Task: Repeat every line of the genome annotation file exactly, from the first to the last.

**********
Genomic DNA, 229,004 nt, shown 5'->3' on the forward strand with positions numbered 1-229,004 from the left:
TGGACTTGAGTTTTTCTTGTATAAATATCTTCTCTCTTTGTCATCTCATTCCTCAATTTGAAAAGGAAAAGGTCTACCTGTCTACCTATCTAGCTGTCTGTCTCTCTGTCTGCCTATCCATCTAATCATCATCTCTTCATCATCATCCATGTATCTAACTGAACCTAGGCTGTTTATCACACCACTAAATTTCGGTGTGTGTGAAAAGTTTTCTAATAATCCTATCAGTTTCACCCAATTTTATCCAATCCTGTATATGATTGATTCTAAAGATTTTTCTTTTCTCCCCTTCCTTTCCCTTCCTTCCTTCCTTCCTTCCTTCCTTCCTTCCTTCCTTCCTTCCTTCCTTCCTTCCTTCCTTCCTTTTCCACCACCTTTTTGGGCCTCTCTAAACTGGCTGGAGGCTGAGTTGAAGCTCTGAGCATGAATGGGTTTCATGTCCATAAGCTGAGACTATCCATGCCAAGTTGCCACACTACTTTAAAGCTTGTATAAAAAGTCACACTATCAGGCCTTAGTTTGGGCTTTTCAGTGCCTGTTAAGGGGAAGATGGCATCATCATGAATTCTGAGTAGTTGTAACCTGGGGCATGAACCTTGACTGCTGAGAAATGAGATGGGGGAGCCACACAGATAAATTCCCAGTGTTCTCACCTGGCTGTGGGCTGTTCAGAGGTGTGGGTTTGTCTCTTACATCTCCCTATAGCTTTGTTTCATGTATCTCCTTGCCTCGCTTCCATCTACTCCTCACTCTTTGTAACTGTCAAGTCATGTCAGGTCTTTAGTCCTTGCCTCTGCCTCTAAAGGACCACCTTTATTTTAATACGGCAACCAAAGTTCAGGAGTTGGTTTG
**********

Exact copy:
Genomic DNA, 229,004 nt, shown 5'->3' on the forward strand with positions numbered 1-229,004 from the left:
TGGACTTGAGTTTTTCTTGTATAAATATCTTCTCTCTTTGTCATCTCATTCCTCAATTTGAAAAGGAAAAGGTCTACCTGTCTACCTATCTAGCTGTCTGTCTCTCTGTCTGCCTATCCATCTAATCATCATCTCTTCATCATCATCCATGTATCTAACTGAACCTAGGCTGTTTATCACACCACTAAATTTCGGTGTGTGTGAAAAGTTTTCTAATAATCCTATCAGTTTCACCCAATTTTATCCAATCCTGTATATGATTGATTCTAAAGATTTTTCTTTTCTCCCCTTCCTTTCCCTTCCTTCCTTCCTTCCTTCCTTCCTTCCTTCCTTCCTTCCTTCCTTCCTTCCTTCCTTCCTTCCTTTTCCACCACCTTTTTGGGCCTCTCTAAACTGGCTGGAGGCTGAGTTGAAGCTCTGAGCATGAATGGGTTTCATGTCCATAAGCTGAGACTATCCATGCCAAGTTGCCACACTACTTTAAAGCTTGTATAAAAAGTCACACTATCAGGCCTTAGTTTGGGCTTTTCAGTGCCTGTTAAGGGGAAGATGGCATCATCATGAATTCTGAGTAGTTGTAACCTGGGGCATGAACCTTGACTGCTGAGAAATGAGATGGGGGAGCCACACAGATAAATTCCCAGTGTTCTCACCTGGCTGTGGGCTGTTCAGAGGTGTGGGTTTGTCTCTTACATCTCCCTATAGCTTTGTTTCATGTATCTCCTTGCCTCGCTTCCATCTACTCCTCACTCTTTGTAACTGTCAAGTCATGTCAGGTCTTTAGTCCTTGCCTCTGCCTCTAAAGGACCACCTTTATTTTAATACGGCAACCAAAGTTCAGGAGTTGGTTTG